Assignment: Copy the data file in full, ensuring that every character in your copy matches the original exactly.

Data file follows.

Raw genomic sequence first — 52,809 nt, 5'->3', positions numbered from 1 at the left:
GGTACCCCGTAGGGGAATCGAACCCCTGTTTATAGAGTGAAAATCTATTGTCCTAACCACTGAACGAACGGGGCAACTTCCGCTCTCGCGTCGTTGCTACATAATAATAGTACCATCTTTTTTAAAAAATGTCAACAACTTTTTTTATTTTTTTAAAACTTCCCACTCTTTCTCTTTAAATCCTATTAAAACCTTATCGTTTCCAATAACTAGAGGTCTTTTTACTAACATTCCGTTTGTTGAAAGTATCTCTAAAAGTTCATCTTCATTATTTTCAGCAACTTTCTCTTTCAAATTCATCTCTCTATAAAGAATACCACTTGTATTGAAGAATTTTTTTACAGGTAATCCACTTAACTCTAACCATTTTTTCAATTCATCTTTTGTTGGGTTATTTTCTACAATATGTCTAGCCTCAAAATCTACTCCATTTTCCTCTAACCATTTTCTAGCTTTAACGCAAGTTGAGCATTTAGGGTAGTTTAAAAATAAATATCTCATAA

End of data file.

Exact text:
Raw genomic sequence first — 52,809 nt, 5'->3', positions numbered from 1 at the left:
GGTACCCCGTAGGGGAATCGAACCCCTGTTTATAGAGTGAAAATCTATTGTCCTAACCACTGAACGAACGGGGCAACTTCCGCTCTCGCGTCGTTGCTACATAATAATAGTACCATCTTTTTTAAAAAATGTCAACAACTTTTTTTATTTTTTTAAAACTTCCCACTCTTTCTCTTTAAATCCTATTAAAACCTTATCGTTTCCAATAACTAGAGGTCTTTTTACTAACATTCCGTTTGTTGAAAGTATCTCTAAAAGTTCATCTTCATTATTTTCAGCAACTTTCTCTTTCAAATTCATCTCTCTATAAAGAATACCACTTGTATTGAAGAATTTTTTTACAGGTAATCCACTTAACTCTAACCATTTTTTCAATTCATCTTTTGTTGGGTTATTTTCTACAATATGTCTAGCCTCAAAATCTACTCCATTTTCCTCTAACCATTTTCTAGCTTTAACGCAAGTTGAGCATTTAGGGTAGTTTAAAAATAAATATCTCATAA